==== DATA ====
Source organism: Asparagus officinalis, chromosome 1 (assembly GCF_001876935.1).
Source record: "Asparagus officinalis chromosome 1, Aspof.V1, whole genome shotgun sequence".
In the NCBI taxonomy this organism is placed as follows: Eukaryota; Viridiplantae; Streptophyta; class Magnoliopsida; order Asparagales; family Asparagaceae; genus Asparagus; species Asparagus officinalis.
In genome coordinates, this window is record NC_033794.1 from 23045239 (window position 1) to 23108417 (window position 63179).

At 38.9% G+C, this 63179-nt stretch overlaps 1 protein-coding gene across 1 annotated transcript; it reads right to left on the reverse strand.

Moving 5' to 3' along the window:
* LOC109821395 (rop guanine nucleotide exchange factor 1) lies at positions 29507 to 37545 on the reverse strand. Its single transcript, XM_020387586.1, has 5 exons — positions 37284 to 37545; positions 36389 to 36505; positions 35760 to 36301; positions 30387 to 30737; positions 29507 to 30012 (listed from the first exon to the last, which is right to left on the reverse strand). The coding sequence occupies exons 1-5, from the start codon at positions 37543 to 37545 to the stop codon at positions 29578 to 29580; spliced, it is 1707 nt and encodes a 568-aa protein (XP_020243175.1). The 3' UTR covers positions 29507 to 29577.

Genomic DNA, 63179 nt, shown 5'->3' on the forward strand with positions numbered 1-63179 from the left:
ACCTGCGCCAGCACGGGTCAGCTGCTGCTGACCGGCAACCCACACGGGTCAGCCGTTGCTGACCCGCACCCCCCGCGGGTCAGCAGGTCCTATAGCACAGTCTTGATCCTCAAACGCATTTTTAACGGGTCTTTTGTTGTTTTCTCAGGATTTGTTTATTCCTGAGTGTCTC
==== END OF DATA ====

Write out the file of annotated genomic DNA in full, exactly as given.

Source organism: Asparagus officinalis, chromosome 1 (assembly GCF_001876935.1).
Source record: "Asparagus officinalis chromosome 1, Aspof.V1, whole genome shotgun sequence".
In the NCBI taxonomy this organism is placed as follows: Eukaryota; Viridiplantae; Streptophyta; class Magnoliopsida; order Asparagales; family Asparagaceae; genus Asparagus; species Asparagus officinalis.
In genome coordinates, this window is record NC_033794.1 from 23045239 (window position 1) to 23108417 (window position 63179).

At 38.9% G+C, this 63179-nt stretch overlaps 1 protein-coding gene across 1 annotated transcript; it reads right to left on the reverse strand.

Moving 5' to 3' along the window:
* LOC109821395 (rop guanine nucleotide exchange factor 1) lies at positions 29507 to 37545 on the reverse strand. Its single transcript, XM_020387586.1, has 5 exons — positions 37284 to 37545; positions 36389 to 36505; positions 35760 to 36301; positions 30387 to 30737; positions 29507 to 30012 (listed from the first exon to the last, which is right to left on the reverse strand). The coding sequence occupies exons 1-5, from the start codon at positions 37543 to 37545 to the stop codon at positions 29578 to 29580; spliced, it is 1707 nt and encodes a 568-aa protein (XP_020243175.1). The 3' UTR covers positions 29507 to 29577.

Genomic DNA, 63179 nt, shown 5'->3' on the forward strand with positions numbered 1-63179 from the left:
ACCTGCGCCAGCACGGGTCAGCTGCTGCTGACCGGCAACCCACACGGGTCAGCCGTTGCTGACCCGCACCCCCCGCGGGTCAGCAGGTCCTATAGCACAGTCTTGATCCTCAAACGCATTTTTAACGGGTCTTTTGTTGTTTTCTCAGGATTTGTTTATTCCTGAGTGTCTC